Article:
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Comparative Theory, Judges and Legal Transplants – A Practical Lesson from Singapore and its Relevance to Transnational Convergence

Basil C Bitas

(2014) 26 SAcLJ 50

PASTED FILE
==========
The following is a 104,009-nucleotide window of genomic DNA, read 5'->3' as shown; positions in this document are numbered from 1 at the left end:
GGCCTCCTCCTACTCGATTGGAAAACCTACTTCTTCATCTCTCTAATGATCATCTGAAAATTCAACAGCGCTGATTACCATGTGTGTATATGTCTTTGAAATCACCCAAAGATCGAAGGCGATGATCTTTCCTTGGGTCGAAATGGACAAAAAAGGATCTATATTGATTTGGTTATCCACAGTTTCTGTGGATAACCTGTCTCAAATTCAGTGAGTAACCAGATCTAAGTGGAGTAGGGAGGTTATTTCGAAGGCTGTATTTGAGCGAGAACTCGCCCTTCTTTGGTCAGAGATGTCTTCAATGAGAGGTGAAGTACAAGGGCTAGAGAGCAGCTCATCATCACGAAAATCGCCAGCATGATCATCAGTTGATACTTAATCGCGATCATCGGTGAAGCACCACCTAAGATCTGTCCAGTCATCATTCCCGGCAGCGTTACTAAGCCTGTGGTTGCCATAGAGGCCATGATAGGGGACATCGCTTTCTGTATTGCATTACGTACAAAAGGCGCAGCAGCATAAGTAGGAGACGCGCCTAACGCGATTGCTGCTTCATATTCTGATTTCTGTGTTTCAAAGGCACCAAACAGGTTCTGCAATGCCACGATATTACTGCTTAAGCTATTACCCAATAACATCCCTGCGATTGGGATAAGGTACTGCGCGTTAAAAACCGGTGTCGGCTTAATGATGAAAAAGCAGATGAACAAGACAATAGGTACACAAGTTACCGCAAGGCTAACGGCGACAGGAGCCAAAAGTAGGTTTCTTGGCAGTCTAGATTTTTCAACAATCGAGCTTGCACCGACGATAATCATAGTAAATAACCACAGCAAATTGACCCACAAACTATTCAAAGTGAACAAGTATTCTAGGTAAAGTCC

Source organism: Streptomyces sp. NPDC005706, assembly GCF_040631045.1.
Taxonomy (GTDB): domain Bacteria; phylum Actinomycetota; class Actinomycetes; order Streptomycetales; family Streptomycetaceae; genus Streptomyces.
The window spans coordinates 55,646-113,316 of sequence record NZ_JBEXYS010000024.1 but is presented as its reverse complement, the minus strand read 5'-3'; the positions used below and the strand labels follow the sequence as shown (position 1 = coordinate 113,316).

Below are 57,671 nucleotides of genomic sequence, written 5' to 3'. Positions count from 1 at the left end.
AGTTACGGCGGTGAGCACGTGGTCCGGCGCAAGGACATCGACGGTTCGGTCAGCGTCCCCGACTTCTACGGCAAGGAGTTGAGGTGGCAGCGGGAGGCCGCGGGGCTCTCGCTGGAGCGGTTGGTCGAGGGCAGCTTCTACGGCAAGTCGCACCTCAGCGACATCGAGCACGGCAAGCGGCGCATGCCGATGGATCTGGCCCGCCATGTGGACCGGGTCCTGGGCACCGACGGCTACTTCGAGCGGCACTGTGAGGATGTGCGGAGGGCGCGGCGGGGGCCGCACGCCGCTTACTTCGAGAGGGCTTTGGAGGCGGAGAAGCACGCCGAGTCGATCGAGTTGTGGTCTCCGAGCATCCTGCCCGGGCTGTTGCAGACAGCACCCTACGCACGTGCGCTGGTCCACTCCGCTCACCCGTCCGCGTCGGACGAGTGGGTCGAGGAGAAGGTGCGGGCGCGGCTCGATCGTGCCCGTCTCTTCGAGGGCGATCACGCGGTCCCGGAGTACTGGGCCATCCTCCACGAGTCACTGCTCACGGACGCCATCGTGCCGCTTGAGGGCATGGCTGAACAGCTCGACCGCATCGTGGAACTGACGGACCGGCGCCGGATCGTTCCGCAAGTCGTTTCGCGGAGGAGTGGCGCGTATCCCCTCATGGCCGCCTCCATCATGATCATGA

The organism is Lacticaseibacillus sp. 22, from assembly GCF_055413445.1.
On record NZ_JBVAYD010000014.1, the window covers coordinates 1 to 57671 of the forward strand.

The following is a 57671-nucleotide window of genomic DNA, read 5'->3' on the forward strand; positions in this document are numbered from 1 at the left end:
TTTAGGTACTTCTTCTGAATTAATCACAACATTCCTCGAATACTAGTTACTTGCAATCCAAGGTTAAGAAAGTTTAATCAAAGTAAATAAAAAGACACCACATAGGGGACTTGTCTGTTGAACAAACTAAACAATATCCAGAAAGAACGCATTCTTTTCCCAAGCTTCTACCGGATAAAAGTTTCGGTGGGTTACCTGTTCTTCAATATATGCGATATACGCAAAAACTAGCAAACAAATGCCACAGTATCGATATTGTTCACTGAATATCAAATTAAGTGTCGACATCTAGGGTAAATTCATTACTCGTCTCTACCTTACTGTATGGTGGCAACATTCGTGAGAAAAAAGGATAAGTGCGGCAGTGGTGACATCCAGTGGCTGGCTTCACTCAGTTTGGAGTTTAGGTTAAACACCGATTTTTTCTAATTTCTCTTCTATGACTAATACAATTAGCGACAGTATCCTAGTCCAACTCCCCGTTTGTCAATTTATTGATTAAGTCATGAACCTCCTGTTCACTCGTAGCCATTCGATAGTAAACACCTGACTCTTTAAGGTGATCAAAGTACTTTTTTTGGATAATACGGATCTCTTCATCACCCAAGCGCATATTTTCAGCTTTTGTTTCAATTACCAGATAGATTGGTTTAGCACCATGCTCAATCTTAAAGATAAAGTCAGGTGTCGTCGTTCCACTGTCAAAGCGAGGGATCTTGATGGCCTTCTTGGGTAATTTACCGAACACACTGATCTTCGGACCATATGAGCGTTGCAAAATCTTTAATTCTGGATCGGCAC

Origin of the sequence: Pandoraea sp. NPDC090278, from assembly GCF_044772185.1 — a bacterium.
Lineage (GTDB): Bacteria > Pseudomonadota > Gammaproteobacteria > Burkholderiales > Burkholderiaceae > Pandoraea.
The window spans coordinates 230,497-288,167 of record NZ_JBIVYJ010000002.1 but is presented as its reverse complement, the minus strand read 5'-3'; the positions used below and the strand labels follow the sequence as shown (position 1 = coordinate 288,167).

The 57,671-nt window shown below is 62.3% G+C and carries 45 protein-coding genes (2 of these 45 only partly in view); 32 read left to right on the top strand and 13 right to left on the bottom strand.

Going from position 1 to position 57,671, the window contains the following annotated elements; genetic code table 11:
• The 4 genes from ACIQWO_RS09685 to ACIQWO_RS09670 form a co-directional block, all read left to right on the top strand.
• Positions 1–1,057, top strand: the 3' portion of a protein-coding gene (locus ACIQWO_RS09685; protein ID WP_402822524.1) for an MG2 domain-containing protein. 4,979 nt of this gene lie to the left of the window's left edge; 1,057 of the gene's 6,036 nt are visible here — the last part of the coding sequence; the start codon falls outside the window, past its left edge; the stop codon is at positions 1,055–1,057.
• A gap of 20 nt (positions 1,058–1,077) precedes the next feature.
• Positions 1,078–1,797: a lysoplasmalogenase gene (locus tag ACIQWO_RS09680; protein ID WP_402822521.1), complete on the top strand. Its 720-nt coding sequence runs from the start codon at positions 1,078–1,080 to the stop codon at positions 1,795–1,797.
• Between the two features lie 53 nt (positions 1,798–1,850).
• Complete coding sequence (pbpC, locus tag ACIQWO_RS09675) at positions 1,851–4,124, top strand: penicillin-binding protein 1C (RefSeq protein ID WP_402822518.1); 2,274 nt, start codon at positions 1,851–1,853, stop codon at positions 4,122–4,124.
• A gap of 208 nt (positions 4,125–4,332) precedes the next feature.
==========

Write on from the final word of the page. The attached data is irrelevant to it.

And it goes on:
Legal evolution in a hyper-connected world will increasingly come through, or otherwise be informed by, legal borrowing and transplants from without whether in the form of laws, techniques, concepts or simple inspiration. The pressures of globalisation and the resulting need for some form of operational, transnational convergence and harmonisation will require diverse legal systems to seek out the best rules and approaches regardless of provenance to address the demands of the modern legal and commercial environment. Judges, particularly in common law jurisdictions, will be at the forefront of this process of transnational legal selection fraught with both promise and peril. A “judiciously ecumenical” approach will be required to ensure that the best approaches are adopted while preserving the existing systemic balance of the “recipient” system. Comparative theory has a role to play in enlightening policymakers as to how best to proceed before the fact or, alternatively, in defining and explaining the parameters of the process in a post hoc manner. One such case in Singapore, Sembcorp Marine Ltd v PPL Holdings Pte Ltd [2013] 4 SLR 193, provides a backdrop for examining the link between theory and practice.